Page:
Father Michael Lapsley, who lost an eye and both hands during the struggle against apatheid in South Africa, and who founded the Institute for the Healing of Memories, will preach at the 11:00 a.m. service this Sunday, October 30, at the Church of St. Ann and the Holy Trinity, corner of Clinton and Montague Streets (enter from Clinton). The Rev. Nell Archer, of St. Ann’s, gives us these details:
Fr. Michael Lapsley was born in New Zealand and ordained in Australia. In 1973 he went to South Africa as a young Anglican priest where he became chaplain to both black and white students at the very height of apartheid oppression. He was elected National University Chaplain in Durban in 1976, the year of the Soweto uprising in which many black school children were shot and killed. Fr. Michael began using his public platform to speak out on behalf of students who had been shot, detained, and tortured, and was soon was expelled from South Africa. He spent the next 16 years in Zimbabwe as chaplain to the liberation movement in exile and in April 1990, three months after Nelson Mandela’s release from prison, he was sent a letter bomb from agents of the South African apartheid regime, disguised as religious literature. In the blast, he lost both hands, the sight of one eye, and was severely burned.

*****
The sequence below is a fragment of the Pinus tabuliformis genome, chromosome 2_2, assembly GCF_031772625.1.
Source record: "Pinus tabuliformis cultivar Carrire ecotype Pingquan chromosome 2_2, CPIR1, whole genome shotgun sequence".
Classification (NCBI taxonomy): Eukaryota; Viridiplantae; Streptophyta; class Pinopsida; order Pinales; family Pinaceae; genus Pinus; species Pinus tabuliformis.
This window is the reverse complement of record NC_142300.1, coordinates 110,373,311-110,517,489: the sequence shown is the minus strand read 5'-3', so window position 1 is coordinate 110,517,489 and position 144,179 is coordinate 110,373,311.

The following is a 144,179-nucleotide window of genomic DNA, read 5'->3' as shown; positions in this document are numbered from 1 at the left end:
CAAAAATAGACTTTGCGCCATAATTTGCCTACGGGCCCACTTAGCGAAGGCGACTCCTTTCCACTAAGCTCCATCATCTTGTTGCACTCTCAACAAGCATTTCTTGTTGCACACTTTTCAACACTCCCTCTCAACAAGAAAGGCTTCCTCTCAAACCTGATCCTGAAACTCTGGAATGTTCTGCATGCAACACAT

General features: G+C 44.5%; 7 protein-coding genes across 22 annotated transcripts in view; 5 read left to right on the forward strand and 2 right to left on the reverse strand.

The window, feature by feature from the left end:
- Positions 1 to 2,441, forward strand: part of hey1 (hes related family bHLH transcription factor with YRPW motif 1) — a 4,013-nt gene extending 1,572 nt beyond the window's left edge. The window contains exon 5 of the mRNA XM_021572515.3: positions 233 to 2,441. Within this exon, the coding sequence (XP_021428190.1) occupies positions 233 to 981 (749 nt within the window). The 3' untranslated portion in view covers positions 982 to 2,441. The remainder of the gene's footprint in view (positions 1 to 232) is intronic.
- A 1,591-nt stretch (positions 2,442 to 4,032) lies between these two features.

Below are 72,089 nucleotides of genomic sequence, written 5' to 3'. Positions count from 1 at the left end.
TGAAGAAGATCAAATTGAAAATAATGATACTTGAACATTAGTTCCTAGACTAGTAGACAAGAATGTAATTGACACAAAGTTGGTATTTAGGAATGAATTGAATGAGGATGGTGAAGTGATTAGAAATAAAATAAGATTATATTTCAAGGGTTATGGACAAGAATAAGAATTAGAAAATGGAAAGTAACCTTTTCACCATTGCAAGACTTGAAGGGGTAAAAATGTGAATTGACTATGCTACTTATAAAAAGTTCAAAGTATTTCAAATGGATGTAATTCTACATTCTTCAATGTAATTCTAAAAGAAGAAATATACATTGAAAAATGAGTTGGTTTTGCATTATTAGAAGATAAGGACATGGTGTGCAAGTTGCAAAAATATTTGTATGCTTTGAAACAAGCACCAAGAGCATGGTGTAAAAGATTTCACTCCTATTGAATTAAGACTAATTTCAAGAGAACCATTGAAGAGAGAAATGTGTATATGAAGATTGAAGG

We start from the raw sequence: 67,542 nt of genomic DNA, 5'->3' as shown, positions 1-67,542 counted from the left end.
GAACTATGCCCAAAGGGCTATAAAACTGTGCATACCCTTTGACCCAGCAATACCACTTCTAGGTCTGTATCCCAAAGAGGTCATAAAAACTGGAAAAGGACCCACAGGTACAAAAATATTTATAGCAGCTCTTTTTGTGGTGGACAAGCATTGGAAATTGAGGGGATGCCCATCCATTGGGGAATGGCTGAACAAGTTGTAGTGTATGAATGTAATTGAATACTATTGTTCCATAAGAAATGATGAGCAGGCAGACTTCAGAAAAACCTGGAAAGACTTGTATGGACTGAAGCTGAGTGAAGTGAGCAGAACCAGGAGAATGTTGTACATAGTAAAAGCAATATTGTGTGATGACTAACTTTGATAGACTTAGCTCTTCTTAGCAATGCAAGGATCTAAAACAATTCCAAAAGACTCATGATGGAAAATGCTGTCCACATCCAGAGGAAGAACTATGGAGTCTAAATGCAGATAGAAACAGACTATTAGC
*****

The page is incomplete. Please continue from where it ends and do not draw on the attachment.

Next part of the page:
In 1993, after returning to South Africa, Fr. Michael became chaplain of the Trauma Centre for Victims of Violence and Torture in Cape Town and in 1998 he formed the Institute for Healing of Memories. The Institute offered crucial support to address the emotional and spiritual needs of survivors of apartheid and has since worked with victims of war, violence, and genocide in places like Rwanda, Burundi, Northern Ireland, Sri Lanka, and East Timor. In South Africa, the Institute now works with people with HIV/AIDS, prisoners, victims of gender-based violence, and refugees. Recently, it has begun training the staff of an agency in East Harlem, New York City, which operates a shelter for abused, disabled women.
Fr. Michael’s own experience of inner healing has helped him connect with people in countless cultures who experience systemic violence and personal pain. He challenges individuals and communities to move through a journey of healing towards forgiveness and reconciliation. He has been awarded an Honorary Doctorate by the University of KwaZulu Natal in recognition of his work in South Africa and around the world.